Household Talks went from strength to strength, proving so popular that, at the request of listeners, a selection of talks were published as a BBC book, Home, Health and Garden and, from 24 August 1928, a designated women’s page (with the same name) was introduced into Radio Times. For both of these, Sprott was the point of liaison. Sprott also conceived the idea of involving the listeners themselves in Household Talks. Audience participation in terms of requests and competitions had been commonplace on the early provincial stations and was a mainstay of Children’s Hour but by the late 1920s, it was rare. Sprott’s suggestion was that recipes and household hints could be contributed by listeners (which would be professionally read out on air) for which they would be paid a small fee. An appeal for ‘Listeners’ Contributions’ in Radio Times solicited more than 1,300 entries and the first Listener’s Household Talk was broadcast on 24 September 1928 and monthly thereafter.
In October 1928, bolstered by the success of ‘Listeners’ Contributions’ and by the sale of more than 15,000 copies of Home, Health and Garden, Sprott approached Matheson with a new venture; a daily rather than a weekly household talk. ‘One weekly talk limits us very much in scope’, she insisted, enthusing that ‘there are a thousand and one subjects which present themselves’. The logical time for the new programme, Sprott believed, would be 10.45 am, ‘when housewives are about their work and it should be early enough not to interfere with the shopping’. To place talks in the morning was a risk for the BBC. Apart from the Daily Service, only weather reports and gramophone music had been experimentally trialled at this time. Nevertheless, it was agreed that Morning Talks should go ahead, Radio Times hailing the ‘new development’ for early in the New Year as ‘a special quarter of an hour for housewives and parents’. On Monday 7 January 1929 ‘Law and the Home’ was the first talk to be broadcast in the morning, on the Daventry ‘Experimental’ service. Matheson was quickly convinced of the efficacy of the new 10.45 am slot, informing Reith of the impressive response from listeners and confirming her belief that ‘the busy married woman who works at home’ could listen more easily at this time. By May 1929, Morning Talks were being broadcast nationally and would continue to be a fixture in the schedules until the outbreak of the Second World War.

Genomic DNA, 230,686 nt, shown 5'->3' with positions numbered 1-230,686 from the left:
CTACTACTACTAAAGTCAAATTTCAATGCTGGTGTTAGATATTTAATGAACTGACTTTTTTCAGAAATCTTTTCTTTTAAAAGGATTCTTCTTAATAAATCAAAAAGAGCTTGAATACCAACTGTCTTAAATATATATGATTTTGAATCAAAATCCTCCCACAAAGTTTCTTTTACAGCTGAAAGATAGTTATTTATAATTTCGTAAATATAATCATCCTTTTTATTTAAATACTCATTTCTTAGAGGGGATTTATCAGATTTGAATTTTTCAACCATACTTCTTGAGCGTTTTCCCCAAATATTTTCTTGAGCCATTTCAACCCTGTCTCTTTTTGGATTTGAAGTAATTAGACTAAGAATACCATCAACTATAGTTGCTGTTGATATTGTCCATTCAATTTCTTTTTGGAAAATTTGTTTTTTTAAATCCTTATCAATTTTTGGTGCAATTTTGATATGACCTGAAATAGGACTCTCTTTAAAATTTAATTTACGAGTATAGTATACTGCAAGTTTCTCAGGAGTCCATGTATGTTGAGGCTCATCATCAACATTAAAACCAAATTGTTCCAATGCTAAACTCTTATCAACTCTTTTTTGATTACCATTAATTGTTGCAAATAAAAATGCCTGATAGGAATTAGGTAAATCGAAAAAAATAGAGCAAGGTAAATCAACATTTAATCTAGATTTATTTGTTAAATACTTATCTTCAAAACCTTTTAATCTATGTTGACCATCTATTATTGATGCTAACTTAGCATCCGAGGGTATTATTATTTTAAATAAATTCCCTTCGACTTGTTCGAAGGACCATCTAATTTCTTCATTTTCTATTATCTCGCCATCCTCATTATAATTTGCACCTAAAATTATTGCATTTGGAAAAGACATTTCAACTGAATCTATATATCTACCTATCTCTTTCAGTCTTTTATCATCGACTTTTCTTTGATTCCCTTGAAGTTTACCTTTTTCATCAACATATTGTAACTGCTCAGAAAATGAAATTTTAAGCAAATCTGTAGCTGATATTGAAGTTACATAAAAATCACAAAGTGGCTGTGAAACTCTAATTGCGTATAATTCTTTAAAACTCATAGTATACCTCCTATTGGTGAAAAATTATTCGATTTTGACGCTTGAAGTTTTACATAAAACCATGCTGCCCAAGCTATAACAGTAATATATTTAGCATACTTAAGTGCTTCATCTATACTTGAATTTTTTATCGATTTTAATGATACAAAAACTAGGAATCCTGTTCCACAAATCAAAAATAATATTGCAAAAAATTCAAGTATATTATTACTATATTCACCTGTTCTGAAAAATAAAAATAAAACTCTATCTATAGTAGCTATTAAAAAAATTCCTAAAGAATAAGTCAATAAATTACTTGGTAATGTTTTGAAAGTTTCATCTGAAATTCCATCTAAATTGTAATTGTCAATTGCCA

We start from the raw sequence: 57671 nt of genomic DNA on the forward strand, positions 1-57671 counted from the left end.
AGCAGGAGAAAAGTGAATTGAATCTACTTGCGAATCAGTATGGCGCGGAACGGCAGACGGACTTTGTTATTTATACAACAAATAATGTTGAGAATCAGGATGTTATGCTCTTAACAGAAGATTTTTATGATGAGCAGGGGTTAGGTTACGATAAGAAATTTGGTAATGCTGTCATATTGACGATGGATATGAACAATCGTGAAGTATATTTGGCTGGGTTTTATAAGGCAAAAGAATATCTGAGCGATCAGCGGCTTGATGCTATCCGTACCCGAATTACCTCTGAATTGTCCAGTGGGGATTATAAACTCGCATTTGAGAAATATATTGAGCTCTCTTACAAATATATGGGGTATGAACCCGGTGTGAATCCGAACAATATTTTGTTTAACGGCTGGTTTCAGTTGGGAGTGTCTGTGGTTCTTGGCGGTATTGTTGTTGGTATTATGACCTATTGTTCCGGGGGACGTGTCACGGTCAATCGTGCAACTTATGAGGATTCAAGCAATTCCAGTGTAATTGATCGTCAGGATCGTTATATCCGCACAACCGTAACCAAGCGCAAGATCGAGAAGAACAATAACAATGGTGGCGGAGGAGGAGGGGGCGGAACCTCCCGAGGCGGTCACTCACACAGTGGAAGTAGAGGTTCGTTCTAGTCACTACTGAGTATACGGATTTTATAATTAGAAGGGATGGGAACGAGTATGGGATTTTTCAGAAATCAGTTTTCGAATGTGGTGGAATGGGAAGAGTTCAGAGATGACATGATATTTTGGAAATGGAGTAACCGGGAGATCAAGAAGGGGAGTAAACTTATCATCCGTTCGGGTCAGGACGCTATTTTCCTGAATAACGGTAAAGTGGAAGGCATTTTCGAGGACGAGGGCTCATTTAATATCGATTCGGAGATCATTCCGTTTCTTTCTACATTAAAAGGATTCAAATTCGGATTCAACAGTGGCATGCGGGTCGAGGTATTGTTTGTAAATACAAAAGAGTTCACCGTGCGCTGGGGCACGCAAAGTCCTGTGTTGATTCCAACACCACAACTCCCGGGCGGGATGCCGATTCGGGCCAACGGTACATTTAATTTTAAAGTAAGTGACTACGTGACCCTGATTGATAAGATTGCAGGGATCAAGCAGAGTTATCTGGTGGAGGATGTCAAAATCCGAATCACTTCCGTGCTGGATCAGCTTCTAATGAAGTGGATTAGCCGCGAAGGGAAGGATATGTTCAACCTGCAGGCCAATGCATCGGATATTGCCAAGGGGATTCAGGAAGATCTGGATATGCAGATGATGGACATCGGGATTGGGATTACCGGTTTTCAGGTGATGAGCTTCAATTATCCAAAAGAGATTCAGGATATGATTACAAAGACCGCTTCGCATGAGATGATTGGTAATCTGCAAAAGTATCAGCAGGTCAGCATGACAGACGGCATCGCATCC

Although Sprott had suggested this significant change to women’s programming, Matheson strongly influenced the final content. Sprott had proposed conventional topics, for example on the principles of cooking, household art and the history of furniture. While many of her ideas were realised, when the new service came to air, far bolder series were also scheduled, initiated by Matheson. Ray Strachey’s weekly Woman’s Commentary on social affairs, which will be examined in Chapter 8, was the first, airing on Wednesday 9 January—another example of Matheson drawing on her wide-ranging contacts in the political world. The following day, Margaret Wintringham MP introduced the 15-part series Our Boys and Girls which included such luminaries as Dr Letitia Fairfield on ‘The Child at School’ and Vera Brittain on ‘Careers’. The overtly domestic ‘Menus and Recipes’ were the themes of the Tuesday and Friday talks, while on Saturdays, talks encompassed lighter topics such as home decorating and fashions. Alison Settle, the Editor of Vogue, who kicked off Saturday mornings with ‘Who Makes the Fashions?’ promised to take listeners ‘behind the scenes of the world in which fashions are made’. Although publically supportive of Morning Talks, in private Matheson was nervous, declaring to Vita Sackville-West ahead of the first broadcast, ‘I blush to think how awful you would think the whole lot of them’. However, by mid-January, she was greatly cheered by ‘such nice letters ... coming from regular cottage women’, relieved that ‘they do like the best ones best’.